I've had both. Cable was fast but the service was always dropping, so went to dsl and never had a problem so I'm sticking with that for now.

Link Posted: 3/16/2005 1:18:48 PM EST
[Last Edit: 3/16/2005 1:20:31 PM EST by Max_Mike]

Originally Posted By glock23carry:
One point on "shared networks" and cable vs. DSL. The idea that your cable slows down due to heavy usage is silly. Does the ethernet at your office "slow down" when everyone is there? Of course not, the bandwidth is pretty much fixed. The Internet may appear slower due to traffic congestion or server use, but that is not usually your individual connection. That network in turn is connnected to the IP backbone of the cable company. Your speed is dependant on how big their transit port is to the big, bad, porno-filled Internet, in other words all the users of the cable company.

All the users of DSL in your area all run to the same DSLAM. Basically a multi-plexer for your DSL. So if that particular CO (central office) where the DSLAM is has a 45 meg connection to the actual IP network of Verizon (and by extension the actual Internet), then the congestion model works just as well as the freeway does at rush hour. As soon as Verizon sells a bunch of DSL connections in your area, BOHICA.

G23c



Sorry no sell

I have been on lots of shared networks that slowed down as traffic increased. And yes a Ethernet network will absolutely slow down when everyone is there and you exceed throughput capabilities of the network, seen it happen many times. You ever heard of sub-netting, one of the primary reasons to sub-net a local network is to increases efficiency and cut down on slow downs due to increased traffic.

There is absolutely NO DOUBT my cable connection speed dropped EVERY weekday afternoon between 3:00 and 11:00 PM. The reason is obivious. If your cable company puts to many people on one loop YOU WILL SEE SLOW DOWNS.
Link Posted: 3/16/2005 1:28:30 PM EST
A competent cable company won't have slowdown.
Link Posted: 3/16/2005 1:52:58 PM EST

Originally Posted By BluDragon:
So DSL through Verizon is finally available in my area. I have been using cable modem through Mediacom for the last three years. Mediacom charges me $56 a month for high speed cable. Verizon will charge me $44.95 a month. When I check under Internet Options on my computer, it says the cable speed is 100 MBS... There's no way it is that fast. How can I test it? Here's the rub:

Cable - $56/mo, seems to go out once a month, slows waaaay down during peak hours, 100 MBS????.
DSL - $45/mo, 15 MBS download/2MBS upload

Help a brutha out!



Your connection TO your cablemodem is probably a 100 mb/s ethernet connection. That is what Windows is reporting.

Your cablemodem connection is almost guranteed not to be 100 mb/s--more like 10 mb/s, max. Probably more like 3 to 5 mb/s.

Jim
Link Posted: 3/16/2005 2:24:25 PM EST

Originally Posted By Max_Mike:

Originally Posted By glock23carry:
One point on "shared networks" and cable vs. DSL. The idea that your cable slows down due to heavy usage is silly. Does the ethernet at your office "slow down" when everyone is there? Of course not, the bandwidth is pretty much fixed. The Internet may appear slower due to traffic congestion or server use, but that is not usually your individual connection. That network in turn is connnected to the IP backbone of the cable company. Your speed is dependant on how big their transit port is to the big, bad, porno-filled Internet, in other words all the users of the cable company.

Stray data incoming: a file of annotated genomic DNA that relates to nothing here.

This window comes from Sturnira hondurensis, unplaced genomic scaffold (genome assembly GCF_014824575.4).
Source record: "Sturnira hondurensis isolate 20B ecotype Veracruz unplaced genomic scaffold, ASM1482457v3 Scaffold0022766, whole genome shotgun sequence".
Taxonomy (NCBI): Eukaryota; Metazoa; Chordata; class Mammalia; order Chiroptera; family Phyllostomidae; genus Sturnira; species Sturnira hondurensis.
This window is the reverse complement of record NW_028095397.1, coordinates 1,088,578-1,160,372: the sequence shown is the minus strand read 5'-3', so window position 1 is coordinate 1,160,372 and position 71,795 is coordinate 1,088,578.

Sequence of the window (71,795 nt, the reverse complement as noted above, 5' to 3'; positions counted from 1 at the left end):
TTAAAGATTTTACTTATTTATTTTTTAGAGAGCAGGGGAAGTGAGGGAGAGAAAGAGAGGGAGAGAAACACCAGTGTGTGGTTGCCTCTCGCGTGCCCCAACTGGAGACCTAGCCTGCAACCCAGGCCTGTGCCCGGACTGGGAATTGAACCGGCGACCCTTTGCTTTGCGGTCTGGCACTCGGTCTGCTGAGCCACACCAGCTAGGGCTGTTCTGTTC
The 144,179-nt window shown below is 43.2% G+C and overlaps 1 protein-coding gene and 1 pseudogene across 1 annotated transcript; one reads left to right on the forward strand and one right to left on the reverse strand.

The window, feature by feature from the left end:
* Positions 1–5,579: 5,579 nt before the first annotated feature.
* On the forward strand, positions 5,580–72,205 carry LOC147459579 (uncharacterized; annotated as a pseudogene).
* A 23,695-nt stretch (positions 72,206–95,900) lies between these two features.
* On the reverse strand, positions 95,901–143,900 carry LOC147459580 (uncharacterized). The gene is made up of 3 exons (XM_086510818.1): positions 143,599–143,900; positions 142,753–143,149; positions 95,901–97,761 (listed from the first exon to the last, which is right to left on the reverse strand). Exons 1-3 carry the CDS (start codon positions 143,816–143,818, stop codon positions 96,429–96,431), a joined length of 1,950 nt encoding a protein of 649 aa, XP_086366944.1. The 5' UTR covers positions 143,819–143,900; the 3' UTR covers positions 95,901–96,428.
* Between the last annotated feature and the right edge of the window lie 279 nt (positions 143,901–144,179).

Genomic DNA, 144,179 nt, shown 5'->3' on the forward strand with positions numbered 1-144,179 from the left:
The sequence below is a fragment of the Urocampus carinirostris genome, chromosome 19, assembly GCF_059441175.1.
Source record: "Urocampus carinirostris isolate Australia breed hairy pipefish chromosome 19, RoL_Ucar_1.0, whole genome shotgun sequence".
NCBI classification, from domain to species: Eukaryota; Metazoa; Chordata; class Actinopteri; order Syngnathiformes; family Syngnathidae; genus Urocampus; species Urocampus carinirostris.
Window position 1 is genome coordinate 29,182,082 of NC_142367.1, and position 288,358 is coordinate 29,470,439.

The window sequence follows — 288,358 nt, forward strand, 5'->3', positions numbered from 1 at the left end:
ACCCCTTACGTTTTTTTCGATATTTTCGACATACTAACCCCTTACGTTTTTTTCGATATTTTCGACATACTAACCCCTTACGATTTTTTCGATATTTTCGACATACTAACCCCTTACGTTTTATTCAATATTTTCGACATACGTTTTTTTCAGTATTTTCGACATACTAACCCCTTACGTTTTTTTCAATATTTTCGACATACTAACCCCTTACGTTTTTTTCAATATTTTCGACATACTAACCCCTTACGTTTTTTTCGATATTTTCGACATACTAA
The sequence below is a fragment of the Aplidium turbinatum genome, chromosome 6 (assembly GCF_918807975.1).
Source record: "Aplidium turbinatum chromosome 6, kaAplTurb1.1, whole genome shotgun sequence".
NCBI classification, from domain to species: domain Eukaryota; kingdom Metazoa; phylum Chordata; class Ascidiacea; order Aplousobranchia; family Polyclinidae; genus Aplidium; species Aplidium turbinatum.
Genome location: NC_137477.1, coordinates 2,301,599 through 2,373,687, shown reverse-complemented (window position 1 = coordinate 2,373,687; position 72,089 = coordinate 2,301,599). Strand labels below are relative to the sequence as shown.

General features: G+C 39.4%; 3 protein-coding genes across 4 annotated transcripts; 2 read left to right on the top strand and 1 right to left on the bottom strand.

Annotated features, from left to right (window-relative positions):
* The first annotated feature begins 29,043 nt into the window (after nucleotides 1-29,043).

All the users of DSL in your area all run to the same DSLAM. Basically a multi-plexer for your DSL. So if that particular CO (central office) where the DSLAM is has a 45 meg connection to the actual IP network of Verizon (and by extension the actual Internet), then the congestion model works just as well as the freeway does at rush hour. As soon as Verizon sells a bunch of DSL connections in your area, BOHICA.

G23c



Sorry no sell

I have been on lots of shared networks that slowed down as traffic increased. And yes a Ethernet network will absolutely slow down when everyone is there and you exceed throughput capabilities of the network, seen it happen many times. You ever heard of sub-netting, one of the primary reasons to sub-net a local network is to increases efficiency and cut down on slow downs due to increased traffic.

There is absolutely NO DOUBT my cable connection speed dropped EVERY weekday afternoon between 3:00 and 11:00 PM. The reason is obivious. If your cable company puts to many people on one loop YOU WILL SEE SLOW DOWNS.



Ahem.

In a non-switched environment (rare nowadays) when everybody is on the same segment, network traffic becomes an issue due to collisions and the fact that every packet goes out every port of a hub. Fast forward to today. In switched environments, packets are only sent to ports on which the destination layer 2 address is found. Every machine has a dedicated 100 MBit connection to the switch. Collisions are eliminated. If the switch is a pile of crap, switch utilization MIGHT be an issue, but this is the fault of the switch and is NOT a problem solved by subnetting at layer 3. If there are 3000 machines clogging a 100 Mbit link to a shared departmental server, this isn't solved by subnetting either. If you have 24 active users on a switch and are experiencing slowdowns, how does breaking the ports into VLANS and indtroducing routing at layer 3 fix this? If anything, you've just added another hop for no good reason. Subnetting places devices into separate broadcast domains. You need ALOT of machines in the same broadcast domain to create a traffic problem. Decent modern switches can limit broadcast storms, so subnetting for "efficency" is kind of silly. Taking it a step further, implementing QoS gives priority to business critical apps, so subnetting becomes even less a reason for "efficency".

There are alot of reasons that networks are divided at layer 3, and the ones you listed are not the primary ones.